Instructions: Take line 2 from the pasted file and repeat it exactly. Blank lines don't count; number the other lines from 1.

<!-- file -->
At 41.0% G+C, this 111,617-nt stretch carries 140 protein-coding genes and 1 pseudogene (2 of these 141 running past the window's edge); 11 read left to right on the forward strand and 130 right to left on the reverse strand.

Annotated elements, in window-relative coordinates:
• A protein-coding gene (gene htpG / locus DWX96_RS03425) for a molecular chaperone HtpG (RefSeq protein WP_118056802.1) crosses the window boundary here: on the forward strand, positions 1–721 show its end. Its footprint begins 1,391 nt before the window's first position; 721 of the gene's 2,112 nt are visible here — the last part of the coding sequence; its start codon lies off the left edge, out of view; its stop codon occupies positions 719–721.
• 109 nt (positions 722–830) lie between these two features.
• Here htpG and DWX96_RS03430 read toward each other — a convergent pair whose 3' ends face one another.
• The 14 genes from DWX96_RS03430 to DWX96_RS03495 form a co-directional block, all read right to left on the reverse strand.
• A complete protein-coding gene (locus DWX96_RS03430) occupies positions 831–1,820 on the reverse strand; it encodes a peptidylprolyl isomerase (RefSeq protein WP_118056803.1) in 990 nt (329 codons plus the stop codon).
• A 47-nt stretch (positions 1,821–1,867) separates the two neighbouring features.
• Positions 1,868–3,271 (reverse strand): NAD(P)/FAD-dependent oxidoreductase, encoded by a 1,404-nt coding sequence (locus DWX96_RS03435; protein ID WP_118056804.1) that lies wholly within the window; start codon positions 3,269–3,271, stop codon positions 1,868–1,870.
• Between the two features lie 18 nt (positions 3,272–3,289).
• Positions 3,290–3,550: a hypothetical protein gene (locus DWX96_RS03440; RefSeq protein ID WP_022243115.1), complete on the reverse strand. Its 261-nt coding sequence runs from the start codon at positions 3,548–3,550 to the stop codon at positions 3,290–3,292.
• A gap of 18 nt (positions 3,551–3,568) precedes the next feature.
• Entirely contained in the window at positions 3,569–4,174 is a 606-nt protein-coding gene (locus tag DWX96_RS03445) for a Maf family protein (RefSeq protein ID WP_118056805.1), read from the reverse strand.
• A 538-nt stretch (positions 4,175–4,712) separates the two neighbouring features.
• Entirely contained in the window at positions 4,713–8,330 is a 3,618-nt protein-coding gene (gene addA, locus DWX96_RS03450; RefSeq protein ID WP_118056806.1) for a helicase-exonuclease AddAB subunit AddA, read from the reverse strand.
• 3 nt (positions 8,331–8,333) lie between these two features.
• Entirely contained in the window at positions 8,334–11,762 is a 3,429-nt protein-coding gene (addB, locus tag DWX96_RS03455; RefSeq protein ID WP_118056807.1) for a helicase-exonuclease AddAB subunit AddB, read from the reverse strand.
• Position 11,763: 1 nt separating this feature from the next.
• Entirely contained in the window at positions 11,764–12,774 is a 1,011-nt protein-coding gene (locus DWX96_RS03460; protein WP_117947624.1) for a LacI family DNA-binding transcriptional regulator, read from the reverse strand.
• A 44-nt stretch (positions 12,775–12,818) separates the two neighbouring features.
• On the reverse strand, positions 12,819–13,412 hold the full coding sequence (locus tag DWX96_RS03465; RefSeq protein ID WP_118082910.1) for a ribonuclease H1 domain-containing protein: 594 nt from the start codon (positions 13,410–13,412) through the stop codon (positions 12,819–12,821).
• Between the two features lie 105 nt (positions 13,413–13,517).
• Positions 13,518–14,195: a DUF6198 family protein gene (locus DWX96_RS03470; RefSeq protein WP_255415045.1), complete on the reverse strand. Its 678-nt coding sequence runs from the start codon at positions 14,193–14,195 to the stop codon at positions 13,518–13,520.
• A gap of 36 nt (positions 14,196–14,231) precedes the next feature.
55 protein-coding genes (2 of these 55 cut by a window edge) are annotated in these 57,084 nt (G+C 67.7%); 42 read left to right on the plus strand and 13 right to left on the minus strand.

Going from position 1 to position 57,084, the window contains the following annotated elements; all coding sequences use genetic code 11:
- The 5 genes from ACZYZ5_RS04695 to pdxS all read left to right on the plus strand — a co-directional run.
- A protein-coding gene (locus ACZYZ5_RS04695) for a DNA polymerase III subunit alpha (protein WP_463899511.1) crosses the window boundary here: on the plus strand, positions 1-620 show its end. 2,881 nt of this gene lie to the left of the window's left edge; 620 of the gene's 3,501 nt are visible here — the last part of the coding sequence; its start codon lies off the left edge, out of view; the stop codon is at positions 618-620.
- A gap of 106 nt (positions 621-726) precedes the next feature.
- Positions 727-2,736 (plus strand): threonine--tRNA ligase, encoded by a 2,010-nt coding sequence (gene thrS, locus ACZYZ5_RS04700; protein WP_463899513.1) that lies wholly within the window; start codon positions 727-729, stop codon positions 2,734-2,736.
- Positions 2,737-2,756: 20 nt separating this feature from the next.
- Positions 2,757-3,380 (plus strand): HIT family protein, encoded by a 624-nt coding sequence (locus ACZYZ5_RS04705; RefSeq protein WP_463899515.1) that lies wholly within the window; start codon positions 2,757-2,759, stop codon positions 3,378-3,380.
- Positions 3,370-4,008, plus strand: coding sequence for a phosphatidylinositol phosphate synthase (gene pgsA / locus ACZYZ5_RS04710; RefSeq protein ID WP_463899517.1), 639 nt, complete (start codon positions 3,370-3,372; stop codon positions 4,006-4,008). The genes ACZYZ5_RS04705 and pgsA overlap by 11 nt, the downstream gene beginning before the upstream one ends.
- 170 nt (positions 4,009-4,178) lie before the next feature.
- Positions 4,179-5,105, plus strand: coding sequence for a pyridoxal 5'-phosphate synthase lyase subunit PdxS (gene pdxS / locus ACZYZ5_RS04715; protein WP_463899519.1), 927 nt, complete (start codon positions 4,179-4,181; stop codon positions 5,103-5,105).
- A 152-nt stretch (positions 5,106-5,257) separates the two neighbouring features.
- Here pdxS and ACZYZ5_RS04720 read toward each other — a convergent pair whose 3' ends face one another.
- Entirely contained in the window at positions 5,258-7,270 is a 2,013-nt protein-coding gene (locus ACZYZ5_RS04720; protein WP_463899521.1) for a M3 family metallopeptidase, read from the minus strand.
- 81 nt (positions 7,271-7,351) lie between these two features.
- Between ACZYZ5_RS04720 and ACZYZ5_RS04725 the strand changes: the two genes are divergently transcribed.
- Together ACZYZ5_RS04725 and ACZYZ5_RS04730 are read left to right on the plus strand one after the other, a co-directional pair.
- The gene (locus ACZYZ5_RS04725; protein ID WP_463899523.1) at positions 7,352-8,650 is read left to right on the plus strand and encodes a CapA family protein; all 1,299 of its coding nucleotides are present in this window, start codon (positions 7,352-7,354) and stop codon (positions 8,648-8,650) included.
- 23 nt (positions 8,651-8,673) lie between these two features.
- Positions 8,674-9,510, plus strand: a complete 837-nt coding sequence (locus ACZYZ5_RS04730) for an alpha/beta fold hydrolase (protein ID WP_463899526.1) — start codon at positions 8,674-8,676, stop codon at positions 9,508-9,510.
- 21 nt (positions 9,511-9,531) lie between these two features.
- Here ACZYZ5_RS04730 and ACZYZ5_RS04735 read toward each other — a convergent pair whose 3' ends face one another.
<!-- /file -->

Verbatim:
Annotated elements, in window-relative coordinates: